“People wrote in quite enthusiastically so we had to be quite mindful. If the panel is too big then it is a bit harder to get into deeper conversations,” said the minister.
“I think (slightly more than 50 people is) a good size to work with – sufficiently representative but also provides opportunities for them to gel and really work together.”
Those in the panel will have to commit to meetings over four weekends so as to ensure sufficient time for meaningful discussions, added Mrs Teo. “It’s not a one-time, two-hour dialogue session.”
Even though official policies can help, the Government recognises that social norms still have a huge influence over how people think about marriage and parenthood. In particular, culture at the workplace “matters a great deal”, said the minister.
“Whether (workers) feel supported when they need to take time out to attend to family commitments, particularly if it concerns children. Whether bosses give the signal ‘it's okay’ (and) whether co-workers also feel ‘yes, we understand from time to time, we have to carry the load for each other’.
“That sort of environment is equally important and that is why we decided in addition to the policy enhancements … it is also important to promote a certain improvement in workplace culture.”
This progress towards achieving a balance between work and family commitments is “an important conversation for everyone to take part in”, said Mrs Teo.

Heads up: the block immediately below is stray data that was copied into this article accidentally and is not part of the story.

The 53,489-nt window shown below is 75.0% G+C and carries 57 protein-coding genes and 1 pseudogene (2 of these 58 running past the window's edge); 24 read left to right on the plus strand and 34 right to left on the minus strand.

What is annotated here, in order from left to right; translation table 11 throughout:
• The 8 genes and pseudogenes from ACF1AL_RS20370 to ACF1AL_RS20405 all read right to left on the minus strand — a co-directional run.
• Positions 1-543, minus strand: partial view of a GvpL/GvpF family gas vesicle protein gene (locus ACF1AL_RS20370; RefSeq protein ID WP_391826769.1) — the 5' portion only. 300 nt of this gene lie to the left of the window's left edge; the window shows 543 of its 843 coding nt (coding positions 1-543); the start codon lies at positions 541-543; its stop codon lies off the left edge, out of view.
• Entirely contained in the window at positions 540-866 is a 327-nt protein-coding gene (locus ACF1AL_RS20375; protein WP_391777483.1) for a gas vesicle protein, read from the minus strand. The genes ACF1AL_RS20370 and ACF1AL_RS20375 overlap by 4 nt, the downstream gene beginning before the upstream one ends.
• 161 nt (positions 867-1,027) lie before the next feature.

“That isn’t something that the Government can dictate.”
Asked if the panel's recommendations could be turned into laws or policies, the minister replied: “We want to be open to that possibility.
“In this next phase of Singapore’s development, the idea of partnership is what we want to also encourage, meaning that we want people to come together and create solutions together.”
IVF POLICY CHANGES
Mrs Teo was also asked about recent policy changes that involve the removal of age limits for women undergoing in-vitro fertilisation (IVF) treatments (IVF).
As part of a range of measures announced last month to support marriage and parenthood, the age cap of 45 years old for women undergoing assisted reproduction technology (ART) procedures, which include IVF treatments, will be removed from Jan 1, 2020.
A cap on the number of IVF cycles a woman can undergo – currently set at 10 cycles for women aged 40 and below, and five for women above 40 – will also be removed.
However, some medical experts have expressed concerns that the removal of these age limits can give the wrong impression that delaying parenthood is acceptable.
The minister said these are valid concerns because while the risks of these medical treatments have gone down, the success rates have “probably not shifted”.
But changes to the existing policies were made so as to give Singaporeans the opportunity to access these treatments without having to travel abroad.
“It has become possible for Singaporeans to go outside of Singapore to access such treatments. Given a choice, would we rather that they have the opportunity to also receive such treatments in Singapore?
“The answer is probably yes because they can be less stressed about the whole process. They don't have to travel abroad to get such treatments. They can get the care and support from their families here,” said Mrs Teo.
“However, it still has to be said that if parenthood is part of your plan, it’s probably better to start early.”